Table I.
Demographics and clinical characteristics of the RA patients at baseline and after MTX treatment (10 mg/week) for 24 weeks.

A 600 MHz 1D 1H NMR spectrum of a typical human serum sample is shown in Fig. 1. This revealed extensive complexity and significant information of biofluid. Regions of most significant metabolite signals usually fell between δ1–5.6 ppm, including alanine (δ1.3–1.35 ppm), acetate (δ1.35–1.4 ppm), citrate (δ3.0–3.2 ppm), cysteine (δ3.2–3.4 ppm), taurine (δ3.5–3.6 ppm), methionine (δ3.8–4.0 ppm), hypoxanthine (δ4.0–4.2 ppm) and uracil (δ5.4–5.6 ppm). Research in relation to the locations of the different chemical groups and various molecular-weight metabolites has already been reported (21,22). To accurately detect the difference between the two groups, specific software was used in the chemometric analysis.

Figure 1.
Representative 600-MHz 1H NMR spectrum of serum samples from the ‘effective’ group (red, top) and ‘non-effective’ group (blue, bottom). Typical serum samples are shown and peak assignments of major metabolites on 1H NMR ...

Principal component analysis of the serum samples in the patients receiving MTX treatment

The mean-centered data from 1D 1H NMR spectra were input into the SIMCA-P software and processed by the unsupervised method of the principal component analysis (PCA), and the resulting score loading plots for both the effective and the non-effective group are shown (Fig. 2). PCA score plots showed clustering of serum samples in the first and second principal components. The diverged score plots signified a separation between the effective and the non-effective group along the axes corresponding to PC 1 and 2 with these two principal components accounting for 74.3 and 11.6% of the variation in the data, respectively. A tendency for grouping according to the effects of MTX treatment was noted along the first principal components. For further elucidation of the effective group following MTX treatment and providing validation, supervised analysis of the pattern recognition such as PLS and PLS-DA was performed.

Figure 2.
The score plot of PCA components in the effective and non-effective groups. Each point represented a single serum spectrum, with the position determined by the contribution of the tracked features. Black squares indicate the PCA plot of the ‘effective’ ...

Partial least squares (PLS) and PLS-discriminant analysis (PLS-DA)

The spectral data of the serum samples were collected from the effective (n=25) and non-effective group (n=13), respectively, and the metabolic profiles of the serum samples are depicted in Fig. 3. The loading plots of the PCA demonstrated that the outer subset of compounds was important in the discrimination of the two groups. Furthermore, several features in the NMR metabolite profile were identified by the Chenomx NMR Suite (Table II).

Figure 3.
Loading plot from the PLS-DA analysis. Unknown resonances are indicated by the numerical ppm value or unmarked if not significant between the two groups. Each point represents the number of a metabolite included in the PLS-DA analysis (total, 20 metabolic ...
Table II.
List of the metabolites identified by the Chenomx NMR Suite in the serum samples.

The quality of the principal component models was evaluated with the parameters R2 and Q2, and the goodness of fit was quantified by R2 while the predictive ability was indicated by Q2. Generally, R2Y and Q2Y explained variation in the data, where 0 was no variation explained, and 1, for which 100% variation was accounted for. The results indicated that this PLS-DA model had a high R2Y value of 0.802 and Q2Y value of 0.643, which suggested that although each patient in the two groups was treated with the same concentration of MTX, and it was possible to metabolically discriminate with different physical constitutions (Fig. 3).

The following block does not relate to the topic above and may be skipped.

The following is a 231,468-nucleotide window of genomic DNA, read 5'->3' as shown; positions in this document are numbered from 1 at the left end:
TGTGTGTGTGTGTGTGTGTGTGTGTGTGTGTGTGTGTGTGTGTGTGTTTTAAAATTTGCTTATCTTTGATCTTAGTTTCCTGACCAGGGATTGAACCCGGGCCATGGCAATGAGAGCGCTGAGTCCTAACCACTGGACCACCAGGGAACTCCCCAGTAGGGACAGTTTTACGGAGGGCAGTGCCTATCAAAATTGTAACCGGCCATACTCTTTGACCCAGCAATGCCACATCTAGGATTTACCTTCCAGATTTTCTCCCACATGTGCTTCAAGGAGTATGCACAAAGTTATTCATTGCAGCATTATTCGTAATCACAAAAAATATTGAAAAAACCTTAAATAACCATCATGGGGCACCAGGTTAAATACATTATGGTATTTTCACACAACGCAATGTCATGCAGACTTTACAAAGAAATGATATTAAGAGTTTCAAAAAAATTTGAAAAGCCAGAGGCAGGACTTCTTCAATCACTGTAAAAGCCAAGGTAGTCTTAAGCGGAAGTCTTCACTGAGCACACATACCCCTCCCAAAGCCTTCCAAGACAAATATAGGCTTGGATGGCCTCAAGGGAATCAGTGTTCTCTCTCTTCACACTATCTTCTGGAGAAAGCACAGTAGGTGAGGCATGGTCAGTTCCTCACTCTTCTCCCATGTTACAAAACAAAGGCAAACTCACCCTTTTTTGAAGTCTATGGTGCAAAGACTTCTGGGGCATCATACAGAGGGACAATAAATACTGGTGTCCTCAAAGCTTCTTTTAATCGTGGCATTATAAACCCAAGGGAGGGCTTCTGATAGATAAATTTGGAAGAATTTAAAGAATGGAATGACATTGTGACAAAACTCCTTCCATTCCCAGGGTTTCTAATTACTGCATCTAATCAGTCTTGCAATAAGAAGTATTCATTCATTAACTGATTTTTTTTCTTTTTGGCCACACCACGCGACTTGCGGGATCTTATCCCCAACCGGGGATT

The permutation testing was performed to validate PLS-DA models. It provided the statistical significance of the estimated predicted power of the models by comparing R2Y and Q2Y values of the original model with those of the re-ordered model, which was created newly whenever y data was permutated at random. It is known that models with the R2Y intercept <0.4 and a Q2Y intercept <0.05 indicate valid models. As shown in Fig. 4, the PLS-DA model had a proper R2Y intercept value of 0.208 and a Q2Y intercept value of −0.285.

Figure 4.
Quality of the principal component models was evaluated with the parameters R2 and Q2. R2 is the explained variance, Q2 is the predictive ability of the model validation, and correlation is the degree of overlap between the permuted and original models. ...

VIP value of the major contributing metabolites

VIP values of several metabolites assigned by using SIMCA-P are listed in Table III. Usually, the metabolites with VIP >1 were considered to be influential for separating each sample in these PLS-DA models. Consequently, we performed an ANOVA test to determine the relative intensities of the important metabolites contributing to the separation of the two groups. Eleven metabolites were selected as key metabolites for the classification of each group. VIP analysis showed the order of metabolites according to their critical influence on clustering, with metabolites on the x-axis arranged according to their VIP values (VIP >1), and the y-axis illustrating the relative intensities of the metabolites (Table III). The mean uric acid, taurine, histidine, methionine, glycine and hypoxanthine concentrations in the effective group were elevated (p<0.05), while uracil, TMAO, α-oxoglutarate, aspartate and tryptophan were statistically significant decreased (p<0.05) (Fig. 5).

Figure 5.
Absolute concentrations of 11 discriminate metabolites from the PLS-LDA plot are shown. Based on creatinine, the relative concentrations of 11 endogenous metabolites were determined, where the effective group showed a significant difference when compared ...
Table III.
VIP values of the major contributing metabolites for the separation in the score plots derived from PLS-DA.

Discussion